Fed's Bullard Says Time Is Right to Scale Back Stimulus; Bitcoin Unmoved

The Fed's taper talk presents downside risk to liquidity-addicted financial markets.

AccessTimeIconJul 13, 2021 at 10:58 a.m. UTC
Updated Sep 14, 2021 at 1:24 p.m. UTC
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The U.S. economy is ready for a gradual unwinding of the central bank's liquidity-boosting bond purchase program launched a year ago, according to Federal Reserve Bank of St. Louis President James Bullard.

"I think with the economy growing at 7% and the [coronavirus] pandemic coming under better and better control, I think the time is right to pull back emergency measures," Bullard told The Wall Street Journal in an interview on Monday, adding that continued purchases risk overheating the housing market. "I am a little bit concerned that we’re feeding into an incipient housing bubble," he said. 

The Federal Reserve has been buying bonds worth $120 billion a month ever since financial markets crashed in March 2020 on fears of coronavirus-induced recession. The unprecedented stimulus triggered risk-taking across all corners of the global financial market, including bitcoin. The leading cryptocurrency charted a sixfold rally to over $60,000 from October 2020 to April 2021.

Taper talk, therefore, is considered bearish for the cryptocurrency. However, bitcoin is barely moving on Bullard's comments, published by WSJ a few minutes before press time, and continues to trade lackluster near $33,200.

The policymaker has made similar comments in recent weeks, saying the impending unwinding of stimulus may not be on autopilot like the taper exercise conducted in 2014.

While the policymaker revealed his taper bias on Monday, he assured that the central bank would be extra careful while pulling back stimulus. "We do want to do it gently and carefully, but I think we’re in a very good position to start a taper. I don’t need to get going tomorrow, but I think we’re in very good shape for this once the collective membership of the (rate-setting) Federal Open Market Committee is ready to act," Bullard said.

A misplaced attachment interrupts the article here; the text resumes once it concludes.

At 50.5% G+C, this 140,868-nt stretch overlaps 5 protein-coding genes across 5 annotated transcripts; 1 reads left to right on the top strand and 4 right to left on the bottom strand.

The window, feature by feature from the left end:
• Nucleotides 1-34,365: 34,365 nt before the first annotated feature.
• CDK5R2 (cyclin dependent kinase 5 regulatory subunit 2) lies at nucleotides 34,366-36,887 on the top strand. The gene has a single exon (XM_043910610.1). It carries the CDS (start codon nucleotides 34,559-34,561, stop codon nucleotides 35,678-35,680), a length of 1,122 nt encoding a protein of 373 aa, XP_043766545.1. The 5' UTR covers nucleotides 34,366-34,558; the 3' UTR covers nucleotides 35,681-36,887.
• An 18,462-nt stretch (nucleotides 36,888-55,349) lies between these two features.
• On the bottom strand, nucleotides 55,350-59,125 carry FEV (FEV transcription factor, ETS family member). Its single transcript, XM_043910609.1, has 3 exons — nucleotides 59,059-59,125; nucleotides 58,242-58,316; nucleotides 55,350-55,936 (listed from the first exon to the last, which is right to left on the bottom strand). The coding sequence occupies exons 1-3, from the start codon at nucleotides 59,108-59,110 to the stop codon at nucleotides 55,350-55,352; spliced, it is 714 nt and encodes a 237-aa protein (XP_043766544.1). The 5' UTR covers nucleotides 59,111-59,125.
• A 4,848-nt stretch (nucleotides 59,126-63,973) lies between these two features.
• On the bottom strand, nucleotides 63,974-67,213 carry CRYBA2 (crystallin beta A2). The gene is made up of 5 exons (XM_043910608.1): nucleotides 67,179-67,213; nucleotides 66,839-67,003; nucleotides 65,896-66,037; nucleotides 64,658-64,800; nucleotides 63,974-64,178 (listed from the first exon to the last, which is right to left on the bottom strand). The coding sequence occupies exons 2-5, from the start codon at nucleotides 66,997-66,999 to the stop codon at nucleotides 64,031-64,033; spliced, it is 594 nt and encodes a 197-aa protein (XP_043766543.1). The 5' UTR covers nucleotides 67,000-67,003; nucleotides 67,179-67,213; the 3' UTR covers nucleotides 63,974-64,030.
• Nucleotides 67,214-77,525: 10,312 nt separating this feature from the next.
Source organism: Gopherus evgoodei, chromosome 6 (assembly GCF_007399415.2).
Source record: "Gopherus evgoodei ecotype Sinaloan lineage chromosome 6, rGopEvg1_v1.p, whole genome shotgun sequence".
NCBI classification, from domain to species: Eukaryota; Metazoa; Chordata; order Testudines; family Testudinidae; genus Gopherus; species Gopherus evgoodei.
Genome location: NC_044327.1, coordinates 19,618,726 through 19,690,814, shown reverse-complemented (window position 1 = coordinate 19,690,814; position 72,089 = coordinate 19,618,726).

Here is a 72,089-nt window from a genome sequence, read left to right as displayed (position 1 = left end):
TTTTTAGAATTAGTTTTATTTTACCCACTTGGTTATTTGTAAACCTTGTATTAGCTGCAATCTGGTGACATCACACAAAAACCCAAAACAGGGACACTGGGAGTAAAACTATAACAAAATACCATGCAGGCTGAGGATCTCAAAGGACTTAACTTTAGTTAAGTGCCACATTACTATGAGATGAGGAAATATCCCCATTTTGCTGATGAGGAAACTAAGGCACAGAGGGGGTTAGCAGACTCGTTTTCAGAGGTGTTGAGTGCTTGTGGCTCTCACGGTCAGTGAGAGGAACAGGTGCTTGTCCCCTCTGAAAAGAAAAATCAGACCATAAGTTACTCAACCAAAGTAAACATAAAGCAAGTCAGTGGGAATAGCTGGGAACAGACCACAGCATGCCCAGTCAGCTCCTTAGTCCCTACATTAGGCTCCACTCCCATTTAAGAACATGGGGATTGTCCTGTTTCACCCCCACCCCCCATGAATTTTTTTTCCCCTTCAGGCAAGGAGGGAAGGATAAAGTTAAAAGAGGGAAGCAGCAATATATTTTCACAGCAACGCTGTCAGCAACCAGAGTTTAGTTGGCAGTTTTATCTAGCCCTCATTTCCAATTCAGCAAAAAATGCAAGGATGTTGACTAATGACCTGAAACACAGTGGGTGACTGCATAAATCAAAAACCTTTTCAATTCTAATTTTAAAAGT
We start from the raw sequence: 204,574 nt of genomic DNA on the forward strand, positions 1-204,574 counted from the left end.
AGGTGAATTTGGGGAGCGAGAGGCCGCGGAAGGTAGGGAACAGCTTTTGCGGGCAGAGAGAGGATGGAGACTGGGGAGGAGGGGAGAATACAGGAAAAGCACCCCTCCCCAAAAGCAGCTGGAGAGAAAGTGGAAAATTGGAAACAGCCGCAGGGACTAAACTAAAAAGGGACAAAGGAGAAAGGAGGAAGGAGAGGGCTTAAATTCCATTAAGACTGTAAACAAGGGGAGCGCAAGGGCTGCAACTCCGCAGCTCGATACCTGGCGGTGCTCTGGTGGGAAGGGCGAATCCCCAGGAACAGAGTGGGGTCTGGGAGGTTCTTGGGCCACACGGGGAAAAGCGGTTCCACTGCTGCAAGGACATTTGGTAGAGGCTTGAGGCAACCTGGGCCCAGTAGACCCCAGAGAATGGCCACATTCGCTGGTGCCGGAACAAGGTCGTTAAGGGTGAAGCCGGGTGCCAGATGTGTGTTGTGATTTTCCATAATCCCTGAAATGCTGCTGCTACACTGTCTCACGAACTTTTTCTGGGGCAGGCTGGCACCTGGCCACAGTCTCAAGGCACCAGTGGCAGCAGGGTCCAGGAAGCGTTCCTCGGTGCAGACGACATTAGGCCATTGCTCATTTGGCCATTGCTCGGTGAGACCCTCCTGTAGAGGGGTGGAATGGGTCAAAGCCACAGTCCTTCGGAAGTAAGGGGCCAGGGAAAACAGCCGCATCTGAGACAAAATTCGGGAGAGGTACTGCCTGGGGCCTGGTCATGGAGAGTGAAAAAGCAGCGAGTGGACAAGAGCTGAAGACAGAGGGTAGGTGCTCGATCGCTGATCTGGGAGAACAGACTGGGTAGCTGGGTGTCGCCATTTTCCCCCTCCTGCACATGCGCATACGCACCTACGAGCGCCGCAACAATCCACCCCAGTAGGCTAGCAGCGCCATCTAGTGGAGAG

The Fed surprised markets last month by unexpectedly bringing forward the timing of the first interest rate hike to 2023. While the central bank has maintained that the recent rise in inflation could be transitory, economists surveyed by WSJ expect prices to remain sticky on the higher side for some time.

The U.S. consumer price index (CPI) report for June is due to be released on Tuesday. The data is expected to show the cost of living rose 4.9% year on year in June, following May's 5% rise, according to FXStreet. A big beat on expectations may strengthen taper fears putting downward pressure on liquidity-addicted financial markets.


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